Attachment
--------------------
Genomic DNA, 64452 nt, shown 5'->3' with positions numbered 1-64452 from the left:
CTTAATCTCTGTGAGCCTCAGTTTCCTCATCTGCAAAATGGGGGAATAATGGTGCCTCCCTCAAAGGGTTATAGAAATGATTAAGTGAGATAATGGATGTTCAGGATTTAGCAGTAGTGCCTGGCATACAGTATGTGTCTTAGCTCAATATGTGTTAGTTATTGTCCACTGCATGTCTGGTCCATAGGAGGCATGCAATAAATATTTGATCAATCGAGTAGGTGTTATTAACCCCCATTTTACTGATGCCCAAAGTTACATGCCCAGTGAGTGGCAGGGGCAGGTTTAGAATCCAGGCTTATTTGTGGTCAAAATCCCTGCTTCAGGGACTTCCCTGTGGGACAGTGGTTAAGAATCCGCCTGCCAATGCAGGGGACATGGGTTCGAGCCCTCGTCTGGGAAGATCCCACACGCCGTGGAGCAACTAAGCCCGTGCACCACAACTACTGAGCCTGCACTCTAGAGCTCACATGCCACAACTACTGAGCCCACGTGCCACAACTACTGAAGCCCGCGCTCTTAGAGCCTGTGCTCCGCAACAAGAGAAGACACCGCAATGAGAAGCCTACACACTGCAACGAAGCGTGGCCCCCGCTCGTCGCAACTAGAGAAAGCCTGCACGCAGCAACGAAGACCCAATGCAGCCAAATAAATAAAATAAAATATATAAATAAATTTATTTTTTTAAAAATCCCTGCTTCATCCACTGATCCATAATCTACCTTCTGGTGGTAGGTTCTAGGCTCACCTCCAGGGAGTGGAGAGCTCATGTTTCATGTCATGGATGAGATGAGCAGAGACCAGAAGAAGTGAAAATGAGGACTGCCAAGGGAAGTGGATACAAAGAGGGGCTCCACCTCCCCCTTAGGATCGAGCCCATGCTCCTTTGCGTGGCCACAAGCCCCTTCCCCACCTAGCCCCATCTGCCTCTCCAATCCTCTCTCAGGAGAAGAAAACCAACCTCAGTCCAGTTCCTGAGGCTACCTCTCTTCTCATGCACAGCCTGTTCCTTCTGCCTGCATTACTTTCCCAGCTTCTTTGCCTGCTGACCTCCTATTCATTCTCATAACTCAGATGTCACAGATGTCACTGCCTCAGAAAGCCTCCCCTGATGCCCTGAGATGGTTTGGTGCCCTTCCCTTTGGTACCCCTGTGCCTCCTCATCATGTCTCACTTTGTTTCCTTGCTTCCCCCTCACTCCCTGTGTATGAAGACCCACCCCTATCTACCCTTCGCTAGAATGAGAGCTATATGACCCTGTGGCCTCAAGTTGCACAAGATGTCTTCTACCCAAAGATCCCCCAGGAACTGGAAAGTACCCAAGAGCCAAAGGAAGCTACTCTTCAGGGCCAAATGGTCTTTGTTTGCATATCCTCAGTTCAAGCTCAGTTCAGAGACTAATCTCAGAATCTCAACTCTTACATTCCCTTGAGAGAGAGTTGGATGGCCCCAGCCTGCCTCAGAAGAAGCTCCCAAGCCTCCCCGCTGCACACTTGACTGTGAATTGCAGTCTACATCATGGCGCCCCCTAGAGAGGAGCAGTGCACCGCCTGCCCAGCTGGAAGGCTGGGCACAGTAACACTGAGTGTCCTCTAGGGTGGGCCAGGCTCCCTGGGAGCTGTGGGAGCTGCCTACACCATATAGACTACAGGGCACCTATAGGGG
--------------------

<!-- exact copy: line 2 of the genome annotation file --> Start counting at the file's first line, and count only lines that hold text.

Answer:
CTTAATCTCTGTGAGCCTCAGTTTCCTCATCTGCAAAATGGGGGAATAATGGTGCCTCCCTCAAAGGGTTATAGAAATGATTAAGTGAGATAATGGATGTTCAGGATTTAGCAGTAGTGCCTGGCATACAGTATGTGTCTTAGCTCAATATGTGTTAGTTATTGTCCACTGCATGTCTGGTCCATAGGAGGCATGCAATAAATATTTGATCAATCGAGTAGGTGTTATTAACCCCCATTTTACTGATGCCCAAAGTTACATGCCCAGTGAGTGGCAGGGGCAGGTTTAGAATCCAGGCTTATTTGTGGTCAAAATCCCTGCTTCAGGGACTTCCCTGTGGGACAGTGGTTAAGAATCCGCCTGCCAATGCAGGGGACATGGGTTCGAGCCCTCGTCTGGGAAGATCCCACACGCCGTGGAGCAACTAAGCCCGTGCACCACAACTACTGAGCCTGCACTCTAGAGCTCACATGCCACAACTACTGAGCCCACGTGCCACAACTACTGAAGCCCGCGCTCTTAGAGCCTGTGCTCCGCAACAAGAGAAGACACCGCAATGAGAAGCCTACACACTGCAACGAAGCGTGGCCCCCGCTCGTCGCAACTAGAGAAAGCCTGCACGCAGCAACGAAGACCCAATGCAGCCAAATAAATAAAATAAAATATATAAATAAATTTATTTTTTTAAAAATCCCTGCTTCATCCACTGATCCATAATCTACCTTCTGGTGGTAGGTTCTAGGCTCACCTCCAGGGAGTGGAGAGCTCATGTTTCATGTCATGGATGAGATGAGCAGAGACCAGAAGAAGTGAAAATGAGGACTGCCAAGGGAAGTGGATACAAAGAGGGGCTCCACCTCCCCCTTAGGATCGAGCCCATGCTCCTTTGCGTGGCCACAAGCCCCTTCCCCACCTAGCCCCATCTGCCTCTCCAATCCTCTCTCAGGAGAAGAAAACCAACCTCAGTCCAGTTCCTGAGGCTACCTCTCTTCTCATGCACAGCCTGTTCCTTCTGCCTGCATTACTTTCCCAGCTTCTTTGCCTGCTGACCTCCTATTCATTCTCATAACTCAGATGTCACAGATGTCACTGCCTCAGAAAGCCTCCCCTGATGCCCTGAGATGGTTTGGTGCCCTTCCCTTTGGTACCCCTGTGCCTCCTCATCATGTCTCACTTTGTTTCCTTGCTTCCCCCTCACTCCCTGTGTATGAAGACCCACCCCTATCTACCCTTCGCTAGAATGAGAGCTATATGACCCTGTGGCCTCAAGTTGCACAAGATGTCTTCTACCCAAAGATCCCCCAGGAACTGGAAAGTACCCAAGAGCCAAAGGAAGCTACTCTTCAGGGCCAAATGGTCTTTGTTTGCATATCCTCAGTTCAAGCTCAGTTCAGAGACTAATCTCAGAATCTCAACTCTTACATTCCCTTGAGAGAGAGTTGGATGGCCCCAGCCTGCCTCAGAAGAAGCTCCCAAGCCTCCCCGCTGCACACTTGACTGTGAATTGCAGTCTACATCATGGCGCCCCCTAGAGAGGAGCAGTGCACCGCCTGCCCAGCTGGAAGGCTGGGCACAGTAACACTGAGTGTCCTCTAGGGTGGGCCAGGCTCCCTGGGAGCTGTGGGAGCTGCCTACACCATATAGACTACAGGGCACCTATAGGGG